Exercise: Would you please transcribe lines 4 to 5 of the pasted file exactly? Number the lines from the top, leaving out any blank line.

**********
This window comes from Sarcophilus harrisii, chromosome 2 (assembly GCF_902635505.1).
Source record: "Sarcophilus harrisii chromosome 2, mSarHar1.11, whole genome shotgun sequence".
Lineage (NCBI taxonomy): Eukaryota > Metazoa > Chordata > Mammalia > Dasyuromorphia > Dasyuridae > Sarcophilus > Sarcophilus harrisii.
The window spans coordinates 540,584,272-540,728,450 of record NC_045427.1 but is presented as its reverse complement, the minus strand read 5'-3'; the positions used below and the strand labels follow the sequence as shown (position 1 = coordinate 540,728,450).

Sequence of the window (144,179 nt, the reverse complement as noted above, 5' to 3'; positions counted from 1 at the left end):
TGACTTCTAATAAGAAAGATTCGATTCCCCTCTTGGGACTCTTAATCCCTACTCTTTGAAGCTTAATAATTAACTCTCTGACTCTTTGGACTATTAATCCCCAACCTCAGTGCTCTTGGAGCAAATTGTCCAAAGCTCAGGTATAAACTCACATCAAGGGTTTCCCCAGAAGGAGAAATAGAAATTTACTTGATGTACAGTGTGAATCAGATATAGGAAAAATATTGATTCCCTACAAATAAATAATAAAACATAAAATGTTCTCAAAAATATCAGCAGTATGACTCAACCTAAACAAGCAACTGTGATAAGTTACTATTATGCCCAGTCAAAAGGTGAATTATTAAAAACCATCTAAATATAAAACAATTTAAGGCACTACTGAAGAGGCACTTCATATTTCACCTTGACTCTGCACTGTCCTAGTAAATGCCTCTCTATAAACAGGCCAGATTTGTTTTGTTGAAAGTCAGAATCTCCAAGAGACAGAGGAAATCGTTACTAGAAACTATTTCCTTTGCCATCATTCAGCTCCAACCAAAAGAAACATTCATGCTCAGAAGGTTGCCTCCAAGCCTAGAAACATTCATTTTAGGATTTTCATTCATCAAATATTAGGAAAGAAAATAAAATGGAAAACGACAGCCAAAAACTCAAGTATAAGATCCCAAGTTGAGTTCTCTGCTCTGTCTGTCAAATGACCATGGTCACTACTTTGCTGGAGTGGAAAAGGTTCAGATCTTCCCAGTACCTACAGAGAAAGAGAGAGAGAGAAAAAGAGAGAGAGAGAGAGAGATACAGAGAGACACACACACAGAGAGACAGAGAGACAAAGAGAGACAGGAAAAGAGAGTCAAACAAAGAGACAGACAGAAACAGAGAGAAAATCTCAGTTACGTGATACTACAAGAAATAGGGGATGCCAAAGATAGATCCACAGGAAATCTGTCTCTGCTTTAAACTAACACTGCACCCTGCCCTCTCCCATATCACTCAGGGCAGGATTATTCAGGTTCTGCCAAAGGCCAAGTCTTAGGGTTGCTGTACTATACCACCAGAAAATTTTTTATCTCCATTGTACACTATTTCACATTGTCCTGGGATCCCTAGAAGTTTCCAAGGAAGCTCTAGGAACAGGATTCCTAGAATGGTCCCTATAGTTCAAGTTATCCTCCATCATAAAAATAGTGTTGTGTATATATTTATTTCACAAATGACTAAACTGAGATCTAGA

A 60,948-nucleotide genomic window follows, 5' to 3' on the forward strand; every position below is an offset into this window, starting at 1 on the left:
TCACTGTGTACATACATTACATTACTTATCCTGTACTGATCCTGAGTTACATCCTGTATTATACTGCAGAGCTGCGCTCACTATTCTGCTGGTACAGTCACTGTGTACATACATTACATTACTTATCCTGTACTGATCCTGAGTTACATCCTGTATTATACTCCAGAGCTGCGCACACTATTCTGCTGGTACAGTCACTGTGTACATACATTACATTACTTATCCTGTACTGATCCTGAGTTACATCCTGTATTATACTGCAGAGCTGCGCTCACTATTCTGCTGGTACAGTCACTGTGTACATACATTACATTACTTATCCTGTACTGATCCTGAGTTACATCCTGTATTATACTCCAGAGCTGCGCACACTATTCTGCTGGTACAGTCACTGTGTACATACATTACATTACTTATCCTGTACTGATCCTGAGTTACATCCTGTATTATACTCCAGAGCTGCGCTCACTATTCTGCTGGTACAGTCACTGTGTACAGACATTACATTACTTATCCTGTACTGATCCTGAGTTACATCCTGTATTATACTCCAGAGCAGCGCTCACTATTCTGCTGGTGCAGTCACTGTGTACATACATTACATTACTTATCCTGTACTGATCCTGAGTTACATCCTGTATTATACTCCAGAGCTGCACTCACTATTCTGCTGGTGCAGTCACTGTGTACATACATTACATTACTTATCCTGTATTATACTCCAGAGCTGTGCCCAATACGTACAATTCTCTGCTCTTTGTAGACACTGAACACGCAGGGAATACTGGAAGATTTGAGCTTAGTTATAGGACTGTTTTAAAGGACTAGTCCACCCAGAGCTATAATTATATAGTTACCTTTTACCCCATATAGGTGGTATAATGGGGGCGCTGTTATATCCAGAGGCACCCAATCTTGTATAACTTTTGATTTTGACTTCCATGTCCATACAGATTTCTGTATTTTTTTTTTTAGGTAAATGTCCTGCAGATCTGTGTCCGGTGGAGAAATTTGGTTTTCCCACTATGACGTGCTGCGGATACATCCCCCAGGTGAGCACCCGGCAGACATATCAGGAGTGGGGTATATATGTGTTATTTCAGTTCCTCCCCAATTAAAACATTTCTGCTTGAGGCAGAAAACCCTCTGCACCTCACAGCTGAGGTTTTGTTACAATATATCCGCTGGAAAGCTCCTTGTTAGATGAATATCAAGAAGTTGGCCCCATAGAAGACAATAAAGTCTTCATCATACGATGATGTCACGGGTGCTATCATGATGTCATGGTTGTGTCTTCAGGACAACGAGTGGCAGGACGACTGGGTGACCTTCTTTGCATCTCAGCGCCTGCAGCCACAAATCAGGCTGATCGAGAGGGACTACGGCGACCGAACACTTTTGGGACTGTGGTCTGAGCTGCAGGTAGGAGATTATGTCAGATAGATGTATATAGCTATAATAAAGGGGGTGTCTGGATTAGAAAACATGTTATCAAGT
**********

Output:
The window spans coordinates 540,584,272-540,728,450 of record NC_045427.1 but is presented as its reverse complement, the minus strand read 5'-3'; the positions used below and the strand labels follow the sequence as shown (position 1 = coordinate 540,728,450).

Sequence of the window (144,179 nt, the reverse complement as noted above, 5' to 3'; positions counted from 1 at the left end):